What Does a Car Alternator Do?

Lift the bonnet of your car and one of the first things you should see is the alternator – you just might not know it. This component, found in every internal combustion engine (ICE) car, is vital to your car’s performance, powering almost all of the vehicle’s electronic functions. In fact, while it can’t help get a car started, it even helps rejuvenate a car battery after you’ve got the engine running. Since it’s so important, you should know what it is, where it is and how to check if yours is working properly. All that and more is answered below.

Close up of a car battery being charged

What Is an Alternator In a Car?

The name “alternator” does little to suggest what its purpose might be, so let us break it down for you. Simply put, the alternator is an electrical generator that works when the car is running. The electrical system of any ICE vehicle is powered by these devices, which converts mechanical energy into electrical energy.

We won’t get into the science of it all here, but without an alternator, your car’s electric windows, power steering, windscreen wipers and dashboard lights would not work. Even small luxuries like heated seats and the radio would be dead, as would one of the most important safety features on any car: the headlights.

The alternator also plays its part in getting the car moving in the first place. Imagine a double-A battery; you use it until it dies then you discard it. Without an alternator, the same would happen with car batteries (unless you’re prepared to remove it from the car and charge it overnight every time, that is). This clever component uses the energy it creates to charge the car’s battery while the engine is running, whether the car is moving or simply idling at the side of the road or in traffic. Next time you turn your key in the car’s ignition, don’t just thank the battery – thank the alternator, too.

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What Alternator Fits My Car?

Car alternators are suited to different cars based on several different types of measurement. The length, thickness, pulley diameter and mounting size of the part (in millimetres) must all be appropriate for your car. You should also make sure that you’re getting an alternator with the right amp specification, along with the correct connector type.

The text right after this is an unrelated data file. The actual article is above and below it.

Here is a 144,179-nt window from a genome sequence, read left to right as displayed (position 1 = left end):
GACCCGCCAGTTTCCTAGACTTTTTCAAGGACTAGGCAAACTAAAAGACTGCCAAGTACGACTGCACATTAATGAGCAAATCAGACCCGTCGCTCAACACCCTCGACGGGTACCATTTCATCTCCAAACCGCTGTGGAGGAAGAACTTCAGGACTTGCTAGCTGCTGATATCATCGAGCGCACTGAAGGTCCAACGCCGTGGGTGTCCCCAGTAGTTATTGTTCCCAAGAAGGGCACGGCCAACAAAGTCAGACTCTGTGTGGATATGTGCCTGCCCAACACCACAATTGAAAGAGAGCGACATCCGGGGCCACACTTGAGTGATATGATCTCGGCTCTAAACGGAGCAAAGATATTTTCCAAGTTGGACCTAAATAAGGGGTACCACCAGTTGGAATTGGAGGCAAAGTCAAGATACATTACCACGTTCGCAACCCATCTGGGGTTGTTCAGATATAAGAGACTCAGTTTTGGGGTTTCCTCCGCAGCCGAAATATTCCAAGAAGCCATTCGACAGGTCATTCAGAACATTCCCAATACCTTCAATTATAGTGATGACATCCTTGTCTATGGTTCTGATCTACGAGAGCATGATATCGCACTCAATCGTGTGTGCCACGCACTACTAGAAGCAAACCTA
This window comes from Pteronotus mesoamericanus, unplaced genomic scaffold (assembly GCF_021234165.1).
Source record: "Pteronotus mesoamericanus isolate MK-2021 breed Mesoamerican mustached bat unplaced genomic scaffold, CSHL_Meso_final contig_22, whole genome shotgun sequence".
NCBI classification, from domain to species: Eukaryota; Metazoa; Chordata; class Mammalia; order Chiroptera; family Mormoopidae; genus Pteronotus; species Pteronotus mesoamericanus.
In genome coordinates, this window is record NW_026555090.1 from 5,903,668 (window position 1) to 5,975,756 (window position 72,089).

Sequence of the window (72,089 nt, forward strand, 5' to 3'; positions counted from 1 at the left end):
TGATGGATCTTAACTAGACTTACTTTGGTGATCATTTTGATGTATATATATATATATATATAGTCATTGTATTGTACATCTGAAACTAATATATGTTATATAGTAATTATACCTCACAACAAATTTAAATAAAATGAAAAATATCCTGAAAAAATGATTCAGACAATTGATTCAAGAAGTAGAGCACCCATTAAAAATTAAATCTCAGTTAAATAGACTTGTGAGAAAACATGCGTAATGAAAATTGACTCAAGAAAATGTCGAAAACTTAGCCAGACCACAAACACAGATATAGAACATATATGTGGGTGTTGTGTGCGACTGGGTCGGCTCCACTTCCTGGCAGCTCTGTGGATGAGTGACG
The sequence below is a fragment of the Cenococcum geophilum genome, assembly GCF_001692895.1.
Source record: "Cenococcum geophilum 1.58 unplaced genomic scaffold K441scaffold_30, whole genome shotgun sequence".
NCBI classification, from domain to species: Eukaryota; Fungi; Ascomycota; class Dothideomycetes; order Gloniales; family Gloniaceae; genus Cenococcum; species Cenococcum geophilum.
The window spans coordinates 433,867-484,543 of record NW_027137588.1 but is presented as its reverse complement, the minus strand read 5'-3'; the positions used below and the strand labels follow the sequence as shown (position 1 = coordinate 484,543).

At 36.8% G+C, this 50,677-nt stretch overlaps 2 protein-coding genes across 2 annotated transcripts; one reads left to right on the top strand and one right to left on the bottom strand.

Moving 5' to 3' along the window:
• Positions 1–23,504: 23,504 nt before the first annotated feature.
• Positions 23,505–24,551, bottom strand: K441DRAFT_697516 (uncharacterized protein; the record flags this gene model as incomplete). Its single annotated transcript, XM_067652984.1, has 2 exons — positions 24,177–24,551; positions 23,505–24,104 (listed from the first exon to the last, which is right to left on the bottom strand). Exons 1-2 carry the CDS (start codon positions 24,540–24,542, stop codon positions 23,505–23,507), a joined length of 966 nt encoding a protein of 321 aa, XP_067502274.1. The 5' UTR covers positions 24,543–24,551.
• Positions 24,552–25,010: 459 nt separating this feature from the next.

These days, it’s extremely easy to find out which alternator fits your car by checking online with retailers that sell them. Most online stores, particularly large chain businesses, have a function allowing you to enter your registration plate number to identify the vehicle. Upon doing so, they’ll present you with a list of all the alternators that they sell which will fit your car.

Alternatively, you can take a look at the alternator under the bonnet of your car and find the Original Manufacturer Number (abbreviated to ‘OEM number’) that’s printed on it. With this number noted down, it’s now a case of finding the same part from a retailer who should be able to search their own stock using the code. Be aware that the OEM “number” can actually include both numeric digits and letters.

If you’re still struggling to find the right alternator for your car, it should also be possible for the manufacturer (or one of their dealerships) to be able to identify the part for you via the car’s VIN. Entirely different from the OEM number, the Vehicle Identification Number is unique to every car, meaning that even two 2015 Vauxhall Corsas, for example, will have different VINs. With this information, the manufacturer should be able to tell you which alternator will fit.

Can You Jump Start a Car With a Bad Alternator?

Technically-speaking, the answer to this question is ‘yes’. You can indeed jump start a car with a bad alternator, but much like the scientists of Jurassic Park, you should ask yourself not whether you could but whether you should.

The answer to that question is ‘probably not’. If your battery is in good nick, then your car may be okay for a while, but it will inevitably run out of juice somewhere down the road. On the other hand, if your battery is getting on a bit and has seen better days, it’s likely that it may not last long at all. If you really must drive your car after jump starting it with a bad alternator, the first place you should be driving it to is the repair garage.

How to Test an Alternator In a Car

If you think your alternator might not be working as intended, but don’t want to pay out for a service just yet, there is a way to perform some DIY tests to assess its performance. Here’s how: